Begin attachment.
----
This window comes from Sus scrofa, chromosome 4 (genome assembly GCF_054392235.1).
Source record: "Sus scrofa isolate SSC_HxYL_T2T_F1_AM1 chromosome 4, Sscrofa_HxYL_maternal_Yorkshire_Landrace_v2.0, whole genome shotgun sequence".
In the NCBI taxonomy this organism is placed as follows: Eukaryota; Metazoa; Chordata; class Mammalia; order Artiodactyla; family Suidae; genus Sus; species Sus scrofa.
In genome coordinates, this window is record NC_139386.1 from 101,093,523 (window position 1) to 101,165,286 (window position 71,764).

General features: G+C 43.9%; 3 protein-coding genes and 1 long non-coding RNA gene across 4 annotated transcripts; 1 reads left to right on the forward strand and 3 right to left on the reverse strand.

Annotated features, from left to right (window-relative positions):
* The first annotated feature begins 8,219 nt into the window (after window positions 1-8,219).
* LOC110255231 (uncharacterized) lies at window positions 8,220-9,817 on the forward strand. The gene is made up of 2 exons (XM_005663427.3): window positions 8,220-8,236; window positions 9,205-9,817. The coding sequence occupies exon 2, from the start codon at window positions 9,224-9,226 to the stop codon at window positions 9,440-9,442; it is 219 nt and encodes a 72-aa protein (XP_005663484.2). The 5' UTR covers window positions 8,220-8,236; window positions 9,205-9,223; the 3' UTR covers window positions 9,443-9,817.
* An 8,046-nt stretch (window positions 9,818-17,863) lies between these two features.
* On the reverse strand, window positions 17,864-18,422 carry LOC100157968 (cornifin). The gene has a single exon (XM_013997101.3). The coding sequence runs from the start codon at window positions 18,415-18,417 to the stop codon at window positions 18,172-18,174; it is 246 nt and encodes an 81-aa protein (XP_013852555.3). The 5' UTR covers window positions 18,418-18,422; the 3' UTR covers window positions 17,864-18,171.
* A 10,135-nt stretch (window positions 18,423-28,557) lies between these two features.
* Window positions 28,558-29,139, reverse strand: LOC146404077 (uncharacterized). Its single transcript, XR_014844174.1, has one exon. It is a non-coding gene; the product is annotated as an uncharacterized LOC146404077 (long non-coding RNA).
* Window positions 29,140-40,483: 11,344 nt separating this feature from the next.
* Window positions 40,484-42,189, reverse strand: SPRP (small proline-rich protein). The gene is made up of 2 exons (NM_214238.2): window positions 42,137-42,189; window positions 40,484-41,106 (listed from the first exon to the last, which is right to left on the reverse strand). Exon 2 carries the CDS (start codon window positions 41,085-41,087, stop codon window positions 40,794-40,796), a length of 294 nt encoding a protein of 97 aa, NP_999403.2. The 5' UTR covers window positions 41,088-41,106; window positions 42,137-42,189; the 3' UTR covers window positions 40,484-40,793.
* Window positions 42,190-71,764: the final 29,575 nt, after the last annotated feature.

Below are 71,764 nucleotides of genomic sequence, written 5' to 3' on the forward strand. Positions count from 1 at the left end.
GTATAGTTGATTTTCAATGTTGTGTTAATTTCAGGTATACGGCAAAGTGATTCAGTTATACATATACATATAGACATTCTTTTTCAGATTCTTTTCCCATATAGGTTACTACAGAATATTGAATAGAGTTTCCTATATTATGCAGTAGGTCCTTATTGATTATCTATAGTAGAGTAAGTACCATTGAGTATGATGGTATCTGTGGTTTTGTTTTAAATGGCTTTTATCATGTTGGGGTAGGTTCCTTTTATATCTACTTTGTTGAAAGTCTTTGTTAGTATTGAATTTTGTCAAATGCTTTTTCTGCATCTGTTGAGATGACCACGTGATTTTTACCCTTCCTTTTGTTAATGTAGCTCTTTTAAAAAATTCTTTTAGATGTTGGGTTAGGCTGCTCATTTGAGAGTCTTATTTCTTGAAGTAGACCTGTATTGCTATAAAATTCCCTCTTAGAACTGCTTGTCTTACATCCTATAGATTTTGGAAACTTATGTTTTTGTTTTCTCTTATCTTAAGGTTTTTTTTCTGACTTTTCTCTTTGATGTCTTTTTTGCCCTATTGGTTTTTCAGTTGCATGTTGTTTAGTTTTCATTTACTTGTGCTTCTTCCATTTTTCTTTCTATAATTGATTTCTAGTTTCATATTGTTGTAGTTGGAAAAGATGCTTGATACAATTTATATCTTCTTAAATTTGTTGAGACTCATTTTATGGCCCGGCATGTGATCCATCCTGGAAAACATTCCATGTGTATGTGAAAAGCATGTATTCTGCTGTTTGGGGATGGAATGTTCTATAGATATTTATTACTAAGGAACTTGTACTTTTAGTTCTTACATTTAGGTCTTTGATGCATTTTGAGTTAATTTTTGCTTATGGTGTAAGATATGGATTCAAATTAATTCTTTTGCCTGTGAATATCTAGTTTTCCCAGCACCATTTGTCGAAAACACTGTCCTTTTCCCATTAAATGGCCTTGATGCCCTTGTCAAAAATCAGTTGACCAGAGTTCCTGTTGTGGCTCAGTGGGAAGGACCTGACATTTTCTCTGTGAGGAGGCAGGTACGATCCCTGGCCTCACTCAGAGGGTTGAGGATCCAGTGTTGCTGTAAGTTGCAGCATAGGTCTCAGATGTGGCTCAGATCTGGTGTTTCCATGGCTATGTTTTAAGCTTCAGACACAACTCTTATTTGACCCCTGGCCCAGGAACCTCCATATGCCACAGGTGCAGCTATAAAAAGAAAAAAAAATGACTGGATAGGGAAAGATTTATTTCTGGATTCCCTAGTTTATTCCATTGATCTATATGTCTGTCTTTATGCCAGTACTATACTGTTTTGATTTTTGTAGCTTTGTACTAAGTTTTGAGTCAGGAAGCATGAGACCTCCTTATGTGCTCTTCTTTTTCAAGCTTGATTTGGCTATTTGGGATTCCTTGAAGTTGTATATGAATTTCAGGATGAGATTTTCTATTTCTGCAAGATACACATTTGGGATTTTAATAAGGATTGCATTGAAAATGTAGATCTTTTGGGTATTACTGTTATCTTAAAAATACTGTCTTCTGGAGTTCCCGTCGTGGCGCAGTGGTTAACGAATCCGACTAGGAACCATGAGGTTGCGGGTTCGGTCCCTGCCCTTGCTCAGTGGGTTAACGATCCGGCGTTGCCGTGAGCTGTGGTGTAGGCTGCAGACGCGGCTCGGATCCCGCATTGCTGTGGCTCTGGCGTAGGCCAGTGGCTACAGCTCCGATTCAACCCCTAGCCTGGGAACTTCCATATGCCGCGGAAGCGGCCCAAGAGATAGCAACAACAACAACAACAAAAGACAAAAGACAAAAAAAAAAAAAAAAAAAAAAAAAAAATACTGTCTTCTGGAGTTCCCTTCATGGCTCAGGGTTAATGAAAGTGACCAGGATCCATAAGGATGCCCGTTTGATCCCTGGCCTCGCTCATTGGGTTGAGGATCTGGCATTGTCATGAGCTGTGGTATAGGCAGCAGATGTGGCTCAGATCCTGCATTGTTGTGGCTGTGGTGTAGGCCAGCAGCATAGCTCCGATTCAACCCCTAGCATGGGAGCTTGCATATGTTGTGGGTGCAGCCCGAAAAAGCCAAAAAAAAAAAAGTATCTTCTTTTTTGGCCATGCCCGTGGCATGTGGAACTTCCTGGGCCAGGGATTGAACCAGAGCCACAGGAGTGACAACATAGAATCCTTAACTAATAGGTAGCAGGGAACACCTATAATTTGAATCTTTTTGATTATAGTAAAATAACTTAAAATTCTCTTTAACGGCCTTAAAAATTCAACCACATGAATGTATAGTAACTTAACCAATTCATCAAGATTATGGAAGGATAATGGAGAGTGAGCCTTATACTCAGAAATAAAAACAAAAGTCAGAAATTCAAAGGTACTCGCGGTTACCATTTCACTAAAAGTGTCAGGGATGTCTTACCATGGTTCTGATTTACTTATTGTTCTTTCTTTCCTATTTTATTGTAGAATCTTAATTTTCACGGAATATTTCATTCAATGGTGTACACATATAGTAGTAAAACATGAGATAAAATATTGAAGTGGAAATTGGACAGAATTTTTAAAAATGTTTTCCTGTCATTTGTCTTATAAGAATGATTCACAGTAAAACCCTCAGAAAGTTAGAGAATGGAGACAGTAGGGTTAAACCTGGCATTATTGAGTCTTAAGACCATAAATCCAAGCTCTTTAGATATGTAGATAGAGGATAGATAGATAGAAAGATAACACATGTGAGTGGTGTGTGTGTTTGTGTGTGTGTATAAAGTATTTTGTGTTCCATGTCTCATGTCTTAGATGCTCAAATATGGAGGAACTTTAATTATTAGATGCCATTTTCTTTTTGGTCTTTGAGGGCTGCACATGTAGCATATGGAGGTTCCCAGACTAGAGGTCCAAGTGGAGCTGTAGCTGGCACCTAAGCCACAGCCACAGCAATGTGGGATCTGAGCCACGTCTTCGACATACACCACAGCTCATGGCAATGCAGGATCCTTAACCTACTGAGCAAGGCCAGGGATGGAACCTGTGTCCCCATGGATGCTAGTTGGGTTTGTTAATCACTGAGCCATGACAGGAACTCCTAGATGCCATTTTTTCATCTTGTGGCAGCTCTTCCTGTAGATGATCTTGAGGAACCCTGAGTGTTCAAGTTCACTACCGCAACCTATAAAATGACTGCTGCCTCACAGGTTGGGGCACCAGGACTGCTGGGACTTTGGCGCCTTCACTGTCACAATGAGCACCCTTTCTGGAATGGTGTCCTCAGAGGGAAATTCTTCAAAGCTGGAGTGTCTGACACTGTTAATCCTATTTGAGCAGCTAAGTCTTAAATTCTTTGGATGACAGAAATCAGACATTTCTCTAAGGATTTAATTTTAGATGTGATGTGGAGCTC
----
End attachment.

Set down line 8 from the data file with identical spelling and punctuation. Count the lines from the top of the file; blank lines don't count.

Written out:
* LOC110255231 (uncharacterized) lies at window positions 8,220-9,817 on the forward strand. The gene is made up of 2 exons (XM_005663427.3): window positions 8,220-8,236; window positions 9,205-9,817. The coding sequence occupies exon 2, from the start codon at window positions 9,224-9,226 to the stop codon at window positions 9,440-9,442; it is 219 nt and encodes a 72-aa protein (XP_005663484.2). The 5' UTR covers window positions 8,220-8,236; window positions 9,205-9,223; the 3' UTR covers window positions 9,443-9,817.